Things have taken a strange turn in Canada on the genocide front. Genocide? Canada? Those are words that you would not normally see together. Words like “polite” or “peaceful” might come to mind. But “genocide,” not so much. In fact, the picture of placid Canadians as practitioners of genocide is downright disturbing.
But that is the zombie movie playing out in the frozen north right now. The country is in some kind of existential, navel-gazing angst. Canada seems determined to confess to committing a genocide that never happened. I refer to the current frenzy to find the burial places of thousands of Indigenous children who supposedly left their parents’ homes to attend residential schools and “never returned.” Now, from coast to coast, ground-penetrating radar machines are being hauled around the country searching for the “thousands of missing children” who were never missing in the first place.
As the legitimate search for the burial places of students of Native American boarding schools gathers momentum, perhaps Americans should take note.
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Because once extreme claims, like “genocide,” are accepted, bad things happen. In Canada, last summer, anti-Catholic bigotry stemming from the “genocide” claim reached such levels that 48 Catholic churches were set on fire.
The original mistake to accept the false claim of genocide was made by no less than Canada’s Prime Minister, Justin Trudeau. An advocate-run missing Indigenous women’s inquiry demanded that he accept their preposterous finding that Canada was committing ongoing genocide against Indigenous women – despite clear evidence that Indigenous men were overwhelmingly the perpetrators of that violence. Trudeau made the regrettable decision to give in to that unreasonable demand.
That encouraged activists intent on extracting the maximum amount of money and political advantage from the genocide canard.
This past summer came the sensational claim that 215 bodies had been found in a mass grave at Kamloops, British Columbia. These were, according to the claim, children who had somehow died under mysterious circumstances or were even murdered and secretly buried, with the forced help of their fellow students – “some as young as six.”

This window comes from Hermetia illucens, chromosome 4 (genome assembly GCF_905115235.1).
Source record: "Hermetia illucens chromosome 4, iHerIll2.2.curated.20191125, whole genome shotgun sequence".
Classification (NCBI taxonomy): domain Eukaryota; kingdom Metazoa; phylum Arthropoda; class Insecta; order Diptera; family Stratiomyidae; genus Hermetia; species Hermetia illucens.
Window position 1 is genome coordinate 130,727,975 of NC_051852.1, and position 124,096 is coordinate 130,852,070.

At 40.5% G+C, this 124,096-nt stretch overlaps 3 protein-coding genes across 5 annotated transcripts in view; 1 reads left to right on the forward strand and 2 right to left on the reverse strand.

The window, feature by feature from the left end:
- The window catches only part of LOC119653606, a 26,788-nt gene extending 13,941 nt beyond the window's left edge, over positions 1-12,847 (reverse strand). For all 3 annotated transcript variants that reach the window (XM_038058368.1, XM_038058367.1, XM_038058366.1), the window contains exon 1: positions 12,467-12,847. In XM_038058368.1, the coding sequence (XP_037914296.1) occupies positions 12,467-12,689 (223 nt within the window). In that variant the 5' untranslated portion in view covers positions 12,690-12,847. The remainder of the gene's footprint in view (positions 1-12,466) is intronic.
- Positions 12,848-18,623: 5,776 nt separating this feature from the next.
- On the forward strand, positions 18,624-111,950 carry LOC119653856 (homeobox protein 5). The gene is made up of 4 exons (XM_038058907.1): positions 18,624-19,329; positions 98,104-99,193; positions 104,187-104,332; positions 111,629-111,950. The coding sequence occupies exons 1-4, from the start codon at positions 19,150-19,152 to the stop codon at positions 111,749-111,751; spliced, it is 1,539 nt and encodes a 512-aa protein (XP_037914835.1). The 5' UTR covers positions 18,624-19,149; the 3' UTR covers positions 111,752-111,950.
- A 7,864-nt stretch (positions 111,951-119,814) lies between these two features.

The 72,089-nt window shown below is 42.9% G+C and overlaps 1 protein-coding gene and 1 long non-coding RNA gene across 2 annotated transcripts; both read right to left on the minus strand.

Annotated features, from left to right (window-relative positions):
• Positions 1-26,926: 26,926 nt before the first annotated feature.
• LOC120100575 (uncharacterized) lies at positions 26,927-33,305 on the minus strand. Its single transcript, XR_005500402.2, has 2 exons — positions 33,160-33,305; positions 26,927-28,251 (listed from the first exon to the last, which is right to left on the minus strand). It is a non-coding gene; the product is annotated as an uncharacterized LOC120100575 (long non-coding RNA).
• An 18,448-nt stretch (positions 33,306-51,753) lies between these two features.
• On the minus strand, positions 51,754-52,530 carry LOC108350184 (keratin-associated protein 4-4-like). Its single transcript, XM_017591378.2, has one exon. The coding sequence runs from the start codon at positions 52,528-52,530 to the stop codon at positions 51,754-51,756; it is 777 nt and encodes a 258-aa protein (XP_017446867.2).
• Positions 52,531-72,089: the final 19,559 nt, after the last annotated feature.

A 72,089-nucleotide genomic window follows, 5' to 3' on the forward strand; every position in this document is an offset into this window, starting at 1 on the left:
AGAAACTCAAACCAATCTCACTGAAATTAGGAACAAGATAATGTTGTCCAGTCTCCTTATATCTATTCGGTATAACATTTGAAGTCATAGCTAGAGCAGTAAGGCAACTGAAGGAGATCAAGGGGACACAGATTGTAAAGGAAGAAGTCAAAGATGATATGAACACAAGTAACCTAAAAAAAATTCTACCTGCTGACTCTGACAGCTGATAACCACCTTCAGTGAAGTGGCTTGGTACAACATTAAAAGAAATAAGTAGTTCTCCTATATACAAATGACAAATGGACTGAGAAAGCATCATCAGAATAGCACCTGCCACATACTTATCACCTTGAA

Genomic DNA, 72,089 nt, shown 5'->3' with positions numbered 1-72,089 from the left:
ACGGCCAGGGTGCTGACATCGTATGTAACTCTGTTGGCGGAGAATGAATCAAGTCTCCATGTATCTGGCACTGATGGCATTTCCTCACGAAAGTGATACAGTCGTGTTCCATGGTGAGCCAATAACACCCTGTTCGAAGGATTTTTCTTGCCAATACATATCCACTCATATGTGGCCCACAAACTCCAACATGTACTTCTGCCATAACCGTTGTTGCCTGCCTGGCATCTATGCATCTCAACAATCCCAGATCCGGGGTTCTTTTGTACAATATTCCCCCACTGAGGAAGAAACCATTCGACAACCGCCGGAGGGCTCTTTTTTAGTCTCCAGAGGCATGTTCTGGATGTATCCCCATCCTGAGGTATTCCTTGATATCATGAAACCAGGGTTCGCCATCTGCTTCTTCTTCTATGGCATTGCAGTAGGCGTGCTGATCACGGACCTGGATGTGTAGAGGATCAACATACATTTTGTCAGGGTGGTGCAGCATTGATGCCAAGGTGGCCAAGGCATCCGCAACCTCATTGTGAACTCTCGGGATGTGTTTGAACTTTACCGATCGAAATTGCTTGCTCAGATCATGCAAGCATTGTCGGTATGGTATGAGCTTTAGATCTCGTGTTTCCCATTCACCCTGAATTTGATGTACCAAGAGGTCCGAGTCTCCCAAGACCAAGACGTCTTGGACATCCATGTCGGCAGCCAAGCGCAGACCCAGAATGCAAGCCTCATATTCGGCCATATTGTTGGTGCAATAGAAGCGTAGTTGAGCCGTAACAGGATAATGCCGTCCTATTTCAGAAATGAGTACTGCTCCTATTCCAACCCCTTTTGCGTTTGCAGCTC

And what was the evidence supporting this claim? It was from people known as “knowledge keepers” who purportedly had a “special way of knowing” and a junior anthropologist who had used a portable radar device – with the “knowledge keepers” telling her where to look. There were no bodies, just “soil disturbances.” Despite the weakness of this evidence, the media presented it to Canadians as proof of genocide.
An example of this “special way of knowing” is this: one knowledge keeper declared that “in 1500 the Pope decreed that all non-Catholic children at residential schools should be put to death.” Never mind that there were no residential schools in 1500 in Canada or that no Pope had ever made such a decree. That example says everything you need to know about her “way of knowing.”
At this point, one would have expected a number of things to happen. In the first place, you would expect journalists to closely question this astounding claim made on such incredibly flimsy evidence. Secondly, you would expect both government and church spokespeople to vigorously push back against such explosive and impossible statements with the facts.
But none of that happened. Quite the reverse. The government went into mourning and immediately showered Indigenous communities with money – communities that suddenly remembered all sort of similar stories of secret burials – to the point where $320 million has been made available to Indigenous communities that advanced claims.
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Not surprisingly, Indigenous communities were quick to take advantage of this financial bonanza. An example is Marieval, Saskatchewan, where a project that began in 2019 as a routine community cemetery project was suddenly declared to be another “shocking discovery.”
The claims of thousands of “missing children” are false. Children died from disease at residential schools a hundred plus years ago, as they died on their home reserves. In fact, children died in cities and towns from disease in those days as well. It is true that, for many reasons, the death rate for Indigenous people was many times higher than for the mainstream. But it is not true that the death rate at residential schools was higher than it was on the reserves. And there is no credible evidence that children were murdered by priests, secretly buried at night, or any of the other Internet memes making their way through communities.
Canada’s residential schools experiment was a clumsy attempt at education. Many people were hurt. Those people deserve the compensation and apologies they received. But many others received educations that helped them live rich lives. While acknowledging the harm done, let’s remember the thousands of selfless nuns, priests and teachers who dedicated their lives to serving those needy Indigenous children – including many orphans and other destitute children. Many are buried next to the children they served.
It is unfortunate that the money incentives built into the fiasco that Canada’s residential school compensation process has become keeps the money claims – ever more extreme – coming in. The federal government and human greed let us down, and everyone is paying a heavy price for those mistakes.
But, there was no genocide. And Justin Trudeau does not speak for me, or, I think, most Canadians, when he says that Canada is guilty of genocide.
It is time for Canada to move on.
Brian Giesbrecht, retired judge, is a senior fellow at the Frontier Centre for Public Policy, an independent think tank based in Winnipeg, Canada.
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